Republican Rep. Roger Marshall won an open Senate seat in Kansas on Tuesday in a tougher-than-expected race that saw his Democratic opponent raise far more campaign cash than he did.
Marshall, who has represented western and central Kansas in Congress for two terms, prevailed over Democratic state Sen. Barbara Bollier. After a tough campaign, he struck a conciliatory tone in his victory speech, saying his prayer was “for healing.”
“We’re always Kansans first. We’re Americans first,” Marshall said. “We will fight to end the divisions.”
Marshall entered the fall campaign with the GOP’s traditional advantages in a state that tends to vote for conservatives. But Bollier excited fellow Democrats because her campaign was able to raise more than $25 million and set a Kansas record that Marshall couldn’t match.
In a concession statement, Bollier said, “Remember, this race was never ‘supposed’ to be competitive at all.”
“Of course, this wasn’t the finale we hoped for,” she said. “But at a time of deep national cynicism — when faith in our democratic institutions hangs by a thread — I consider it a sacred, patriotic duty to accept tonight’s outcome.”
Republicans haven’t lost a Senate race in Kansas since 1932. Marshall will replace retiring four-term Republican Sen. Pat Roberts, who chairs the Senate Agriculture Committee and didn’t seek reelection.
The race for Roberts’ seat was the most expensive in Kansas history. Spending on advertising by outside groups topped $41 million, with three-quarters of it coming from the Senate Leadership Fund aligned with Senate Majority Leader Mitch McConnell and other GOP groups to boost Marshall’s campaign. It also was the Democrats’ best shot to pick up a Kansas Senate seat since 1974, when then-Republican Sen. Bob Dole narrowly won reelection in the aftermath of the Watergate scandal that forced President Richard Nixon to resign.
Like other Democratic Senate candidates around the country, Bollier received millions of dollars in campaign contributions from outside of her home state as the party sought to overturn the GOP’s 53-47 Senate majority. While Marshall raised $6.5 million, outside groups poured more than $41 million into advertising, and three-quarters came from GOP organizations.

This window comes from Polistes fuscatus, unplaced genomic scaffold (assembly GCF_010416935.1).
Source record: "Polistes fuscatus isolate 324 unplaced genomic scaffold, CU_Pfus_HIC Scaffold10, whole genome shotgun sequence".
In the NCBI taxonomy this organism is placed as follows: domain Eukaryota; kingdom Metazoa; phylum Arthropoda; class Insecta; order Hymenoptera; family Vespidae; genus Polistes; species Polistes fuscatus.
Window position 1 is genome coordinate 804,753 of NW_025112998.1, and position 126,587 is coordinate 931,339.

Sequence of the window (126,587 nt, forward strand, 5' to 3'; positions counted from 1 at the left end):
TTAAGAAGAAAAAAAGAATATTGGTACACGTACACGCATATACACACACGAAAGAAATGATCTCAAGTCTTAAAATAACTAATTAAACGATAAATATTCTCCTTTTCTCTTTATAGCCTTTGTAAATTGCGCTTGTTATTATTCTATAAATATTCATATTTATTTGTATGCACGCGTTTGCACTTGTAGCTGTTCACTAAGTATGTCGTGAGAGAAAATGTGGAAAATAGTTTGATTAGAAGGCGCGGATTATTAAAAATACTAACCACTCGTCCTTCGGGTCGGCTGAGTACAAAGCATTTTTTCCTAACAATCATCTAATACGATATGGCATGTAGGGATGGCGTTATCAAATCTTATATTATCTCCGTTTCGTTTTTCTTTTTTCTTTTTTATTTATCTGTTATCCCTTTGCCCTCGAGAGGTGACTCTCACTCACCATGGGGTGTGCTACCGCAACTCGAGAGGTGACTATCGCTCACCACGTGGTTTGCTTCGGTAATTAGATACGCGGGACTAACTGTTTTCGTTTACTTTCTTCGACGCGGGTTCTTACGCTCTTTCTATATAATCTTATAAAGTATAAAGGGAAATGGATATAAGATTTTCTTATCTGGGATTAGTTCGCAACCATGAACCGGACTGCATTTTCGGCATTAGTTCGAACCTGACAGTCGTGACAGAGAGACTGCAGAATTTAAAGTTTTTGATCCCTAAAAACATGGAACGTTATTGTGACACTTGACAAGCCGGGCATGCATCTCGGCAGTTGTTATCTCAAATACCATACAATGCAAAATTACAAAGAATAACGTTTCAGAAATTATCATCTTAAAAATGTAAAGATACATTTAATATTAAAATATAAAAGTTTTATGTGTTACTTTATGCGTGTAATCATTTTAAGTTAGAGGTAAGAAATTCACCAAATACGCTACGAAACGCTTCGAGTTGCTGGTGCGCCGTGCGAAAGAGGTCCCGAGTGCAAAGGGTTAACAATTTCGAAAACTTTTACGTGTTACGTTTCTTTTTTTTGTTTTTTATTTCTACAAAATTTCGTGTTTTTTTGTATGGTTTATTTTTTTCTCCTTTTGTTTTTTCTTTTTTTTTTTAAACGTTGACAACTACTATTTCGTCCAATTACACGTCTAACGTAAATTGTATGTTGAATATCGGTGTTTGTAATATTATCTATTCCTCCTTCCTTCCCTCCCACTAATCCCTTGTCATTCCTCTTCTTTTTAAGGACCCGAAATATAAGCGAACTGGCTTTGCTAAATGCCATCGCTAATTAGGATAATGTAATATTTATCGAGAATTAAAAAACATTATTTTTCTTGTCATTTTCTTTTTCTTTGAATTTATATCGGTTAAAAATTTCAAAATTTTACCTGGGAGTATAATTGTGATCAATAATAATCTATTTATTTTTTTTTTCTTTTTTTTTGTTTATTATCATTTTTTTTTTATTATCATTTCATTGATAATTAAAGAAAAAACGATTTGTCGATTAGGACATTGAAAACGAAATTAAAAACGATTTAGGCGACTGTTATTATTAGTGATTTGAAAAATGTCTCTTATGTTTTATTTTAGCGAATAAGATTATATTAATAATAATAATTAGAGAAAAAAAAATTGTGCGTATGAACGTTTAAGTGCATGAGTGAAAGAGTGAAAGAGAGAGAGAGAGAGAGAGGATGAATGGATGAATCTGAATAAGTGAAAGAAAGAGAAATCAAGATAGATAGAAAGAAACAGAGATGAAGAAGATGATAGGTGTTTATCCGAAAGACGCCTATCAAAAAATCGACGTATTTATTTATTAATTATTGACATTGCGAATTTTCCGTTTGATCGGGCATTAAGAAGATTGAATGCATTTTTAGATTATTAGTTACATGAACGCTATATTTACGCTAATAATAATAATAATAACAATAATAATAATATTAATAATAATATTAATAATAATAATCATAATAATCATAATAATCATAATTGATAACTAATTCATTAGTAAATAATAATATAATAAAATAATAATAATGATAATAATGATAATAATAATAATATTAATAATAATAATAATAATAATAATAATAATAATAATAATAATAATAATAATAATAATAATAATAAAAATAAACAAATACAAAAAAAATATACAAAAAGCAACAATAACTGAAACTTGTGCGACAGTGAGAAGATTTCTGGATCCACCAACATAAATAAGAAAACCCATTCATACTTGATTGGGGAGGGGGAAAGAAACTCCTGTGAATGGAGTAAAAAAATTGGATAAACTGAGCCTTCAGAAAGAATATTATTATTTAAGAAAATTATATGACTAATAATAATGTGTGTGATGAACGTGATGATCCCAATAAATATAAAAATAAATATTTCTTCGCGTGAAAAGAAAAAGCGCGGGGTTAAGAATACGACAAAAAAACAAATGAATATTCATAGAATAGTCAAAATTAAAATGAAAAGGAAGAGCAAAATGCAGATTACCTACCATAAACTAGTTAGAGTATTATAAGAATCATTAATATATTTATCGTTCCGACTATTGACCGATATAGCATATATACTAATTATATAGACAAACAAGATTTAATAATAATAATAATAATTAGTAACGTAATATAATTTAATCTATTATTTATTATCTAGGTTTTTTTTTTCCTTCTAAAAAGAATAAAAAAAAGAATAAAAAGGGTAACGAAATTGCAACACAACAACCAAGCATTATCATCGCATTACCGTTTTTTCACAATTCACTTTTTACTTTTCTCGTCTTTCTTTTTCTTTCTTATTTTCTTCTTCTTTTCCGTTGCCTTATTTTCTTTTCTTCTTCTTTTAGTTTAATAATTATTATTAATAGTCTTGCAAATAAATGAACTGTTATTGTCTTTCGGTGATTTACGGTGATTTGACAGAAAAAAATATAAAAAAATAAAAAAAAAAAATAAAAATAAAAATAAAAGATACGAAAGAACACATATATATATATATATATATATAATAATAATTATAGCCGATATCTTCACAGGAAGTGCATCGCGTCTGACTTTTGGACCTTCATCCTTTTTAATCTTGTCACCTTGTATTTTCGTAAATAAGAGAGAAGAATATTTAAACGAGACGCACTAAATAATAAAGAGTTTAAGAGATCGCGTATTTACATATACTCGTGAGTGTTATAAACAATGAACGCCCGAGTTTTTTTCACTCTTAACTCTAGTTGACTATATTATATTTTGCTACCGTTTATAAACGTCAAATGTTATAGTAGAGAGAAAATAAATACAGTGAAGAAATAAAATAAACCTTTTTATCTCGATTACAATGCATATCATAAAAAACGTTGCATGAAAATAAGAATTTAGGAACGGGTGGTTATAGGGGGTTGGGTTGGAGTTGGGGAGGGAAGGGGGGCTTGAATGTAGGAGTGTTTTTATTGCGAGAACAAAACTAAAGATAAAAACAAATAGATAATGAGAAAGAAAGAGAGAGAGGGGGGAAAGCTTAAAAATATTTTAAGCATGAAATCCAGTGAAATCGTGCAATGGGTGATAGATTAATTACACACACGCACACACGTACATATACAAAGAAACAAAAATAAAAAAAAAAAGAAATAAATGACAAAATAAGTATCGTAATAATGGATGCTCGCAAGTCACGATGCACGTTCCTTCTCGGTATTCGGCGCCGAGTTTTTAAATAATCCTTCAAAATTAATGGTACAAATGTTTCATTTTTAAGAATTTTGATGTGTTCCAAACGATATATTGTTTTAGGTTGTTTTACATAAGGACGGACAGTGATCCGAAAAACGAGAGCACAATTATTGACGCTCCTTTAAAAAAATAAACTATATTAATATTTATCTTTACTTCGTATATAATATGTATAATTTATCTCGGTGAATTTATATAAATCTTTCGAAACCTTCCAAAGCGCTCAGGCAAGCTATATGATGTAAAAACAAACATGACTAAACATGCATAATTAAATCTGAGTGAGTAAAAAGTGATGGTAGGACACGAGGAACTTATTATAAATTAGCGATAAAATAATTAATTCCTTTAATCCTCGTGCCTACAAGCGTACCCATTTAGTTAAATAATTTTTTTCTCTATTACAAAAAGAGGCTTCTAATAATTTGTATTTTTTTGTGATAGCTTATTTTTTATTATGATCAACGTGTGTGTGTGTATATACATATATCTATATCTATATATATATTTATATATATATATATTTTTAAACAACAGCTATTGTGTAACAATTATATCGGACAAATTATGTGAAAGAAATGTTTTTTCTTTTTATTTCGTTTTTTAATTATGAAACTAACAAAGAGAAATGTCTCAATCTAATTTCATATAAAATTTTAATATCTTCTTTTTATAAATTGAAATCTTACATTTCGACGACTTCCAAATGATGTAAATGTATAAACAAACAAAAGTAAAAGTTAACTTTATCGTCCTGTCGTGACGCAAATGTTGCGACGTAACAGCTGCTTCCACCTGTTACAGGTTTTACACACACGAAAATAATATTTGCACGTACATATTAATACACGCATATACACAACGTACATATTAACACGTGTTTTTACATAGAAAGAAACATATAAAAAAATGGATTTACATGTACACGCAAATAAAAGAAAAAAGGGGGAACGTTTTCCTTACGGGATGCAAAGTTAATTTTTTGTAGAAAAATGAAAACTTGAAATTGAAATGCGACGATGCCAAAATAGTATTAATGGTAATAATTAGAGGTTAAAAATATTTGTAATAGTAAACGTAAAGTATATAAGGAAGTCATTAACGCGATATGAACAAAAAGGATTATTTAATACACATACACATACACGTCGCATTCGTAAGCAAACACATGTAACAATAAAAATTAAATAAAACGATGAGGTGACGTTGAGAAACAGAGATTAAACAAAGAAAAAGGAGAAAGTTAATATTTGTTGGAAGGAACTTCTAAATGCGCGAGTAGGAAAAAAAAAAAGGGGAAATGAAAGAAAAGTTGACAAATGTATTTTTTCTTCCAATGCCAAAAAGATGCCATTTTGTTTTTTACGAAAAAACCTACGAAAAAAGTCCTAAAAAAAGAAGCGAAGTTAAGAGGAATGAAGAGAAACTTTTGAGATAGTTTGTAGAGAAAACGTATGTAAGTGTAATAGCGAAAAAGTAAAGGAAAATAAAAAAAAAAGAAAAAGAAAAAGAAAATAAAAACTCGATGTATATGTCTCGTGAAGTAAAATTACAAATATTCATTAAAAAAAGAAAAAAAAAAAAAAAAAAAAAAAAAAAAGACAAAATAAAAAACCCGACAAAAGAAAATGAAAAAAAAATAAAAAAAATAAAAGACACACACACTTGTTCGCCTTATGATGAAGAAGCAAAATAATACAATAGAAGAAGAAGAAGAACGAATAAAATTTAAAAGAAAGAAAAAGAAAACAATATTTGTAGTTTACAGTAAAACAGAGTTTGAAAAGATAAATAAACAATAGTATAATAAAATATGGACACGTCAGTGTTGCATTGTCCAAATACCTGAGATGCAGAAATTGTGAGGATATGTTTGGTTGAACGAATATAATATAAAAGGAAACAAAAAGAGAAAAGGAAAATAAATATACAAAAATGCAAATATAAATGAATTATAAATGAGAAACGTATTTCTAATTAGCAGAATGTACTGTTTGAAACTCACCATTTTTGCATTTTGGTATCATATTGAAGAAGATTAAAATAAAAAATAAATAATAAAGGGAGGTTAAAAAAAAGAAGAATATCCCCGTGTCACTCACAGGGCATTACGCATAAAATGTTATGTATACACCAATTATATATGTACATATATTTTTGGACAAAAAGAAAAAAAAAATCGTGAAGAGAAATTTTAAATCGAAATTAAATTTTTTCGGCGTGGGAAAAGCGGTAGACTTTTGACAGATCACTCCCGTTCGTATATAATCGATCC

Marshall also benefitted from President Donald Trump carrying the state. He played up his loyalty to the president on the campaign trail and that resonated with some voters such as Thora Bean, an 83-year-old retired nurse and Republican. Bean voted Tuesday in Belle Plaine, south of Wichita, and backed Trump and Marshall, citing Bollier’s support for abortion rights.
As for Marshall, she said: “I think he will go along with Trump with whatever Trump decides. He will be good for him.”
Bollier, a Kansas City-area state senator, was a lifelong moderate Republican who switched parties at the end of 2018, partly over her dissatisfaction with President Donald Trump and the Kansas GOP’s strong opposition to LGBTQ rights. She pitched herself as an independent and commonsense centrist.
She emphasized health care issues, such as protecting insurance coverage for pre-existing medical conditions. That appealed to Haley Miller, a 28-year-old health care scheduler and Democrat from the Kansas City suburb of Mission.
“I have family that has had cancer and I don’t want them to lose their insurance and not be able to get it back,” Miller said. “My mom had breast cancer, both breasts removed and things like that.”
Marshall and his allies portrayed Bollier as too liberal and too radical for Kansas, attacking her over her strong support for abortion rights and for gun control measures. They circulated video from an October event near Kansas City in which Bollier praised an Australian gun control law passed in response to a 1996 mass shooting that forced the owners of 700,000 firearms to sell them to the government.
The race also featured two physicians who have taken different approaches to the coronavirus pandemic. Bollier, a retired anesthesiologist, began her campaign by avoiding public events and later insisted on masks and social distancing.
Marshall, an obstetrician before he entered Congress in 2017, said he tried to have outdoor events, but he sometimes was indoors with people who didn’t wear masks or maintain social distance and he refused to endorse mask mandates. He also said at one point that he was taking the malaria drug hydroxychloroquine as an anti-coronavirus measure, even though experts say it isn’t effective against the disease.